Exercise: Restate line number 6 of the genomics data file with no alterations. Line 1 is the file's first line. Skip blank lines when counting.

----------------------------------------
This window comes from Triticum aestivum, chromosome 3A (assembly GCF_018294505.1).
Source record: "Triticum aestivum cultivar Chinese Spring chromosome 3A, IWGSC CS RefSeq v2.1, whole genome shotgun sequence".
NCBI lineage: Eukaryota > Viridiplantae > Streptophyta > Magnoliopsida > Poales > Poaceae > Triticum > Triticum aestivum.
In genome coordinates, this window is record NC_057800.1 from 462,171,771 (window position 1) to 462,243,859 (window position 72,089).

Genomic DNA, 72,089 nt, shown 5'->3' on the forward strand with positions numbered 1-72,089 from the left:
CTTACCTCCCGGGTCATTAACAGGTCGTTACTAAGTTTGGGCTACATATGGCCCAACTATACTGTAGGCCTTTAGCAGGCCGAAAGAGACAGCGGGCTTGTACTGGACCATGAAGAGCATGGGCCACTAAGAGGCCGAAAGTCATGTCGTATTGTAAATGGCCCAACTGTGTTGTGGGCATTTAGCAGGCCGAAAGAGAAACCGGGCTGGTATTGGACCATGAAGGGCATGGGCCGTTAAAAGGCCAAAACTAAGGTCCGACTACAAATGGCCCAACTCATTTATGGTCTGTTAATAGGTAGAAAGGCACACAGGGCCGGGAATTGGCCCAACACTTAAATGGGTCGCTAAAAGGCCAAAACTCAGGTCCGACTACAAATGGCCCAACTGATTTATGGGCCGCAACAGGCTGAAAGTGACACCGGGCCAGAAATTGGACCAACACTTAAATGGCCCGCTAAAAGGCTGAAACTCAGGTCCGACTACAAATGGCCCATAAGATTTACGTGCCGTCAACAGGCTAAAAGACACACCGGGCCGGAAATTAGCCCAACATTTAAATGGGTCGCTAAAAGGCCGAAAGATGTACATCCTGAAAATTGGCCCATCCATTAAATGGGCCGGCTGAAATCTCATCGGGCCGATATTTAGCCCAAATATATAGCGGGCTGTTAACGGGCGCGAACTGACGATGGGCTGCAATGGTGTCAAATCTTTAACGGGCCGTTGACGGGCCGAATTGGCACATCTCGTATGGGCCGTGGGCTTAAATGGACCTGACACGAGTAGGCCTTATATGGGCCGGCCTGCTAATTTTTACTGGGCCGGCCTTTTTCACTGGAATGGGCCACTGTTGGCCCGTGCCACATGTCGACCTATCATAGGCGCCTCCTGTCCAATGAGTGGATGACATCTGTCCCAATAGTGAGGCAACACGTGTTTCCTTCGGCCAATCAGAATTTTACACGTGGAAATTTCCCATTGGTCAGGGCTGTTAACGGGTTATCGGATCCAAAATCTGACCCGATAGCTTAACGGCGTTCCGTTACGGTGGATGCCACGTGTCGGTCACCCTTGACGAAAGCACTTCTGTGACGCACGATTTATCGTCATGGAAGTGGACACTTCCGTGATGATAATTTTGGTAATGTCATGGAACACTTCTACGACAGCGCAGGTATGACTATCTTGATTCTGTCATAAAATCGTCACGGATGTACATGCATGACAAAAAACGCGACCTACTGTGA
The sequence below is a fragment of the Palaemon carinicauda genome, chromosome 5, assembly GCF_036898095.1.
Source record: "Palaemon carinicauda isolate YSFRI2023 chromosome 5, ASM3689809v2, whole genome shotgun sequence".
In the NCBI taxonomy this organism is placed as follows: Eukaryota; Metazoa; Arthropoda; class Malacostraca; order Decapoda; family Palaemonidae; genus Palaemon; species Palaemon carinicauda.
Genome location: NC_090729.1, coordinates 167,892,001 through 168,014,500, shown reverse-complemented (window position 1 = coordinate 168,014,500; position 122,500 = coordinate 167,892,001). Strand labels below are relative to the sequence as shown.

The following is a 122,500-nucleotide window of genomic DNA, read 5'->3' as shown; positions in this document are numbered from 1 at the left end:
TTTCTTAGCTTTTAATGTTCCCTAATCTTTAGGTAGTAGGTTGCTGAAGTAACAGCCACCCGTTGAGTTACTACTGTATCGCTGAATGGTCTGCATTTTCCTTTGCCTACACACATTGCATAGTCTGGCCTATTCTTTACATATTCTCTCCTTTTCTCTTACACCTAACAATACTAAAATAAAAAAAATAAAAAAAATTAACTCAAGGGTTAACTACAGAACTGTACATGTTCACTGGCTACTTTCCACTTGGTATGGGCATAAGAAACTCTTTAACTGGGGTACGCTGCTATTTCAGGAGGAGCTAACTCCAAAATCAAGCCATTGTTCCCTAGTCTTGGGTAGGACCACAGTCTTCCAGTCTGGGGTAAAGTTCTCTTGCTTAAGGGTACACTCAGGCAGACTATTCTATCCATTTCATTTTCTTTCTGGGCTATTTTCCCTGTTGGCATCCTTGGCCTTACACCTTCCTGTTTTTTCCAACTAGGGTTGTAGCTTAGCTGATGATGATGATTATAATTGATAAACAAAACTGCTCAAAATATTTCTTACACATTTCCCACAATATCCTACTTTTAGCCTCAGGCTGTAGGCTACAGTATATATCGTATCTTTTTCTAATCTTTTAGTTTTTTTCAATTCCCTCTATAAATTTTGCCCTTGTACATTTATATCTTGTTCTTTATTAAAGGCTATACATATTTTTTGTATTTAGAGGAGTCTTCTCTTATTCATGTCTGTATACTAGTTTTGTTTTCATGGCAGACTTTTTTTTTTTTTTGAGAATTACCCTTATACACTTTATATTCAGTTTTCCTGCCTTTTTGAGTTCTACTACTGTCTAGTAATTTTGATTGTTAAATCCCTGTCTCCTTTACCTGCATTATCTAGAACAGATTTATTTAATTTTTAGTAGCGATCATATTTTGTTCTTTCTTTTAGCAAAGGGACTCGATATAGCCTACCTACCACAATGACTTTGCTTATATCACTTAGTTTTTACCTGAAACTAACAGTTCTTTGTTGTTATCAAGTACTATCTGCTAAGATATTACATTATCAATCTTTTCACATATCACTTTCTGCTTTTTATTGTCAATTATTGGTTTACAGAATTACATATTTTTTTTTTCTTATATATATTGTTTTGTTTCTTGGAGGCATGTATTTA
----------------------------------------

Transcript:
CTTACCTCCCGGGTCATTAACAGGTCGTTACTAAGTTTGGGCTACATATGGCCCAACTATACTGTAGGCCTTTAGCAGGCCGAAAGAGACAGCGGGCTTGTACTGGACCATGAAGAGCATGGGCCACTAAGAGGCCGAAAGTCATGTCGTATTGTAAATGGCCCAACTGTGTTGTGGGCATTTAGCAGGCCGAAAGAGAAACCGGGCTGGTATTGGACCATGAAGGGCATGGGCCGTTAAAAGGCCAAAACTAAGGTCCGACTACAAATGGCCCAACTCATTTATGGTCTGTTAATAGGTAGAAAGGCACACAGGGCCGGGAATTGGCCCAACACTTAAATGGGTCGCTAAAAGGCCAAAACTCAGGTCCGACTACAAATGGCCCAACTGATTTATGGGCCGCAACAGGCTGAAAGTGACACCGGGCCAGAAATTGGACCAACACTTAAATGGCCCGCTAAAAGGCTGAAACTCAGGTCCGACTACAAATGGCCCATAAGATTTACGTGCCGTCAACAGGCTAAAAGACACACCGGGCCGGAAATTAGCCCAACATTTAAATGGGTCGCTAAAAGGCCGAAAGATGTACATCCTGAAAATTGGCCCATCCATTAAATGGGCCGGCTGAAATCTCATCGGGCCGATATTTAGCCCAAATATATAGCGGGCTGTTAACGGGCGCGAACTGACGATGGGCTGCAATGGTGTCAAATCTTTAACGGGCCGTTGACGGGCCGAATTGGCACATCTCGTATGGGCCGTGGGCTTAAATGGACCTGACACGAGTAGGCCTTATATGGGCCGGCCTGCTAATTTTTACTGGGCCGGCCTTTTTCACTGGAATGGGCCACTGTTGGCCCGTGCCACATGTCGACCTATCATAGGCGCCTCCTGTCCAATGAGTGGATGACATCTGTCCCAATAGTGAGGCAACACGTGTTTCCTTCGGCCAATCAGAATTTTACACGTGGAAATTTCCCATTGGTCAGGGCTGTTAACGGGTTATCGGATCCAAAATCTGACCCGATAGCTTAACGGCGTTCCGTTACGGTGGATGCCACGTGTCGGTCACCCTTGACGAAAGCACTTCTGTGACGCACGATTTATCGTCATGGAAGTGGACACTTCCGTGATGATAATTTTGGTAATGTCATGGAACACTTCTACGACAGCGCAGGTATGACTATCTTGATTCTGTCATAAAATCGTCACGGATGTACATGCATGACAAAAAACGCGACCTACTGTGA